HIV exposure and related newborn morbidity and mortality in the University Teaching Hospital of Yaoundé, Cameroon
Introduction: Few studies have established the role of maternal HIV infection on neonatal disease and death. In order to determine whether neonatal morbidity and mortality were associated to maternal HIV infection, a case-control study was conducted in the neonatal unit of the University Teaching Hospital of Yaoundé from July 2006 to December 2007. Methods: Babies born from HIV positive mothers were recruited as cases. For each case, two babies born from HIV negative mothers were selected as controls. Informed verbal consent was obtained from the mother before inclusion of the newborn in the study. Information on demographics, history of pregnancy, diseases and outcome of the newborns were extracted from patients’ files. The distribution of these parameters between cases and control was analyzed using chi-square. Association of demographics, clinical and paraclinical parameters with mortality was explored using univariate analysis and logistic regression. Data were analyzed using Epi Info version 3.5.1 Windows. Results: Out of 240 newborns enrolled, 80 were cases and were 160 controls. The mean age of cases was 1.69±2.73 days compared to 1.46±2.36 days for controls (p=0.26). Cases significantly differed from controls on mother’s marital status (p=0.02), level of education (p<0.001), number of prenatal consultations (p<0.001), anemia chemoprophylaxis (p=0.01) and drug abuse (p<0.001). Cases and controls were similar for prematurity, respiratory distress, sepsis, meningitis and urinary tract infection. The death rate was identical in both groups (p=0.52). Using Univariate analysis, risk factors associated to mortality in both groups were prematurity (p<0.001) and low birth weight (p<0.001). Conclusion: This study showed no statistical difference in morbidity and mortality between newborns from HIV positive and HIV negative mothers.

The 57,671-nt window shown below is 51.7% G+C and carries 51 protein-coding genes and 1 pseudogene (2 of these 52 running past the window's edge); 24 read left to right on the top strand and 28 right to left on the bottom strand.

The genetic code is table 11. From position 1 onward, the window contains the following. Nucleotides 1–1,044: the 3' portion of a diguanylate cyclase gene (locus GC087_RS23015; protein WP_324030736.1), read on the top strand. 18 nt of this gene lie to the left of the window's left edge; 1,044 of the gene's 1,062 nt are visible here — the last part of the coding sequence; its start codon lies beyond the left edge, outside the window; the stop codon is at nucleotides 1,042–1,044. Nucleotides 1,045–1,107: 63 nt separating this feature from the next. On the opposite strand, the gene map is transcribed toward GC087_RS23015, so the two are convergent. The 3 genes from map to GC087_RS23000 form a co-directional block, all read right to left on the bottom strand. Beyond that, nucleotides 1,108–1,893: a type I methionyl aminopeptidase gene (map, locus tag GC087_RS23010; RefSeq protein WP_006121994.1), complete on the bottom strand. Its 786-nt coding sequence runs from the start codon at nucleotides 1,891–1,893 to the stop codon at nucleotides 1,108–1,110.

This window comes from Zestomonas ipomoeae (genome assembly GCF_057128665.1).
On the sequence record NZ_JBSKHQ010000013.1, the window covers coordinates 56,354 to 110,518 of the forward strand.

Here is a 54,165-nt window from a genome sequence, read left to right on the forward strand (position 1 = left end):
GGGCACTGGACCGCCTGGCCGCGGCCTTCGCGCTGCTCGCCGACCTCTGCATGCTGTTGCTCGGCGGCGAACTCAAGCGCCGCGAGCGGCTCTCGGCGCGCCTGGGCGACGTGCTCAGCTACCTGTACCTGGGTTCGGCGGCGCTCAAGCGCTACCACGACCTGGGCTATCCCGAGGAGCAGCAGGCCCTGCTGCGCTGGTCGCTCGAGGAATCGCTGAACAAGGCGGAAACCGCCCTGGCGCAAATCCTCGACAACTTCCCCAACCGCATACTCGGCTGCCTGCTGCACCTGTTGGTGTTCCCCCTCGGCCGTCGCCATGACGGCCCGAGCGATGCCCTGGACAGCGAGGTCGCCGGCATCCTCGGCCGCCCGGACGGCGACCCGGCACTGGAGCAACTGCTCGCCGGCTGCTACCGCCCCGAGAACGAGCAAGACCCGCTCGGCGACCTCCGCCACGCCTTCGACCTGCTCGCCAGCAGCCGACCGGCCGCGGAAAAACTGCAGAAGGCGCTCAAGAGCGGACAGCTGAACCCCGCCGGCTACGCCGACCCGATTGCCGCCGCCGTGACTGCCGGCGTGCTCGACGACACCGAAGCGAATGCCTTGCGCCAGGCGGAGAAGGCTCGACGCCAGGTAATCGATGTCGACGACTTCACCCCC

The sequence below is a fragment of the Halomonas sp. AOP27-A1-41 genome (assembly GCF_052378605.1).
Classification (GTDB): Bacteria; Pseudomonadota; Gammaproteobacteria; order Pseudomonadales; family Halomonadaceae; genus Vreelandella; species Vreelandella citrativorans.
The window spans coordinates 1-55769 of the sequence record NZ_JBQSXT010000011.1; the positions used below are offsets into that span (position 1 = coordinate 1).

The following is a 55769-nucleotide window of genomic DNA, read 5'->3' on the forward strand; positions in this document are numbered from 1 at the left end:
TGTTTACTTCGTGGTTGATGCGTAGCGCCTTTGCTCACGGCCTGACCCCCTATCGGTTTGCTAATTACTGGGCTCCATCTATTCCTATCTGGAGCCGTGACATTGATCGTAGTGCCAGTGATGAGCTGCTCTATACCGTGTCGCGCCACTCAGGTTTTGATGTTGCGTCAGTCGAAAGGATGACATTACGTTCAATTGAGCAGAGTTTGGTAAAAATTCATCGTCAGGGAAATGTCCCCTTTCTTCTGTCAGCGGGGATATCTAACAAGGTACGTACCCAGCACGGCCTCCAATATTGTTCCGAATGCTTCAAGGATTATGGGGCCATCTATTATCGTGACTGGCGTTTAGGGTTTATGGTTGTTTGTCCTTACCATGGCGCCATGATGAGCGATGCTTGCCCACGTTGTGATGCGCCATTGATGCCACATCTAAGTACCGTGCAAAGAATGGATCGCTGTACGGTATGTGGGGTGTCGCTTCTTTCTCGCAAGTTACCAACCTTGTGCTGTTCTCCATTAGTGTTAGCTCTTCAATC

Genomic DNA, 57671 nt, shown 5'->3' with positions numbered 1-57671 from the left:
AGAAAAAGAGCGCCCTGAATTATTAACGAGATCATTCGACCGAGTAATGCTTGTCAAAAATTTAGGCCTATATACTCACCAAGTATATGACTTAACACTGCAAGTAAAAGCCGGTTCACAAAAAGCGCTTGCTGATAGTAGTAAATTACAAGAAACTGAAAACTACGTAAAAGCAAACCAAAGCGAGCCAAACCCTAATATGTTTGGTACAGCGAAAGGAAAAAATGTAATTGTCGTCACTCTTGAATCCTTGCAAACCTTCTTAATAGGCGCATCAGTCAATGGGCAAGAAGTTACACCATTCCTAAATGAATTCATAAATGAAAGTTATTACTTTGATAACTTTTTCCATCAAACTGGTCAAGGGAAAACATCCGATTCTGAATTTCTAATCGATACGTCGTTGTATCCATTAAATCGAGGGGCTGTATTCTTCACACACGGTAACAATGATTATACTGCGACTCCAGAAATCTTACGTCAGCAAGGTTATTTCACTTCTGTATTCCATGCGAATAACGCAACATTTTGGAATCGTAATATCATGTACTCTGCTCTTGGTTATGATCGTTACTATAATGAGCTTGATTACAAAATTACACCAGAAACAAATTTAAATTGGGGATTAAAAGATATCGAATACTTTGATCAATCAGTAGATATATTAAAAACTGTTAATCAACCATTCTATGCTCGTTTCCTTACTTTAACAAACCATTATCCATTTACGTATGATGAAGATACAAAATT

Key words: HIV exposure, newborn, morbidity, mortality, Cameroon